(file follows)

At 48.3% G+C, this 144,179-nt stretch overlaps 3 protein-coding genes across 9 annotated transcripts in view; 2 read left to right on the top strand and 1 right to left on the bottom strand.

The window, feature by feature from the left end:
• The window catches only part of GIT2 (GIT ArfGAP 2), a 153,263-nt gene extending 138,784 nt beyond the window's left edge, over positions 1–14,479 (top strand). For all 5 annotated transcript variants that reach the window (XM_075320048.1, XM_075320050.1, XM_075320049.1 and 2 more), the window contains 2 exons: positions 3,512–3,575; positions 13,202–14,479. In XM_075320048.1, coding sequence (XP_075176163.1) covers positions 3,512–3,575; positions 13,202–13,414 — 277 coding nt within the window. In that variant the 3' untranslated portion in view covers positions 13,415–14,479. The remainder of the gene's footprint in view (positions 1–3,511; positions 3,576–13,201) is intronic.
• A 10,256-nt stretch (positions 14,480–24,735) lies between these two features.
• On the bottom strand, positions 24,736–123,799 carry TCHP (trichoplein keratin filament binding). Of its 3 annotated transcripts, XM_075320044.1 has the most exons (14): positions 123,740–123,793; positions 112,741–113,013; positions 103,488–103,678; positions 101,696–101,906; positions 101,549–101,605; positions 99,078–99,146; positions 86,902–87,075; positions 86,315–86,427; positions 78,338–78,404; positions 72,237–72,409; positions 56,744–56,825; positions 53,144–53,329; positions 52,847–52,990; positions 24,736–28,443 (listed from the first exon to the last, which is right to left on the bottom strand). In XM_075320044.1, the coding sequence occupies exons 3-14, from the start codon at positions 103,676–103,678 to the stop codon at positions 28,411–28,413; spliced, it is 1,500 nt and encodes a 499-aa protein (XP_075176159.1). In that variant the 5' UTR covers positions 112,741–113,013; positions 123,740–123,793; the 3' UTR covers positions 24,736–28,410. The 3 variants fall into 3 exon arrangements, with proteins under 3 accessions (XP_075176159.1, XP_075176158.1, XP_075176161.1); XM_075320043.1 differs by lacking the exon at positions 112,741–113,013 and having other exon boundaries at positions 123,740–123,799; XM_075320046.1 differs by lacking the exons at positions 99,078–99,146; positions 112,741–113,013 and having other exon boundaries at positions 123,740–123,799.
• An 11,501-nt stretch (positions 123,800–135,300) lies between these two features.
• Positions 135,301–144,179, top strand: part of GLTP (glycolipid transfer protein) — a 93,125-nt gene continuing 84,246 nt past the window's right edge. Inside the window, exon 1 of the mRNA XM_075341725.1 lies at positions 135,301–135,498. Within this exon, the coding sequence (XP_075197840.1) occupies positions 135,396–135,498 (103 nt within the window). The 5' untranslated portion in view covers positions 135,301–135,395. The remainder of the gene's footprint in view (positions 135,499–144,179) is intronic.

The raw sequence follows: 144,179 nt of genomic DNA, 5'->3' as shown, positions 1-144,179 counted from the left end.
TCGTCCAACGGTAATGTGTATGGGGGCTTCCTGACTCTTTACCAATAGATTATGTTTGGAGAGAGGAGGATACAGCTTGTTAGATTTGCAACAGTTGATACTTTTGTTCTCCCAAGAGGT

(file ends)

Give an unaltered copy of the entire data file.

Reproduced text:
At 48.3% G+C, this 144,179-nt stretch overlaps 3 protein-coding genes across 9 annotated transcripts in view; 2 read left to right on the top strand and 1 right to left on the bottom strand.

The window, feature by feature from the left end:
• The window catches only part of GIT2 (GIT ArfGAP 2), a 153,263-nt gene extending 138,784 nt beyond the window's left edge, over positions 1–14,479 (top strand). For all 5 annotated transcript variants that reach the window (XM_075320048.1, XM_075320050.1, XM_075320049.1 and 2 more), the window contains 2 exons: positions 3,512–3,575; positions 13,202–14,479. In XM_075320048.1, coding sequence (XP_075176163.1) covers positions 3,512–3,575; positions 13,202–13,414 — 277 coding nt within the window. In that variant the 3' untranslated portion in view covers positions 13,415–14,479. The remainder of the gene's footprint in view (positions 1–3,511; positions 3,576–13,201) is intronic.
• A 10,256-nt stretch (positions 14,480–24,735) lies between these two features.
• On the bottom strand, positions 24,736–123,799 carry TCHP (trichoplein keratin filament binding). Of its 3 annotated transcripts, XM_075320044.1 has the most exons (14): positions 123,740–123,793; positions 112,741–113,013; positions 103,488–103,678; positions 101,696–101,906; positions 101,549–101,605; positions 99,078–99,146; positions 86,902–87,075; positions 86,315–86,427; positions 78,338–78,404; positions 72,237–72,409; positions 56,744–56,825; positions 53,144–53,329; positions 52,847–52,990; positions 24,736–28,443 (listed from the first exon to the last, which is right to left on the bottom strand). In XM_075320044.1, the coding sequence occupies exons 3-14, from the start codon at positions 103,676–103,678 to the stop codon at positions 28,411–28,413; spliced, it is 1,500 nt and encodes a 499-aa protein (XP_075176159.1). In that variant the 5' UTR covers positions 112,741–113,013; positions 123,740–123,793; the 3' UTR covers positions 24,736–28,410. The 3 variants fall into 3 exon arrangements, with proteins under 3 accessions (XP_075176159.1, XP_075176158.1, XP_075176161.1); XM_075320043.1 differs by lacking the exon at positions 112,741–113,013 and having other exon boundaries at positions 123,740–123,799; XM_075320046.1 differs by lacking the exons at positions 99,078–99,146; positions 112,741–113,013 and having other exon boundaries at positions 123,740–123,799.
• An 11,501-nt stretch (positions 123,800–135,300) lies between these two features.
• Positions 135,301–144,179, top strand: part of GLTP (glycolipid transfer protein) — a 93,125-nt gene continuing 84,246 nt past the window's right edge. Inside the window, exon 1 of the mRNA XM_075341725.1 lies at positions 135,301–135,498. Within this exon, the coding sequence (XP_075197840.1) occupies positions 135,396–135,498 (103 nt within the window). The 5' untranslated portion in view covers positions 135,301–135,395. The remainder of the gene's footprint in view (positions 135,499–144,179) is intronic.

The raw sequence follows: 144,179 nt of genomic DNA, 5'->3' as shown, positions 1-144,179 counted from the left end.
TCGTCCAACGGTAATGTGTATGGGGGCTTCCTGACTCTTTACCAATAGATTATGTTTGGAGAGAGGAGGATACAGCTTGTTAGATTTGCAACAGTTGATACTTTTGTTCTCCCAAGAGGT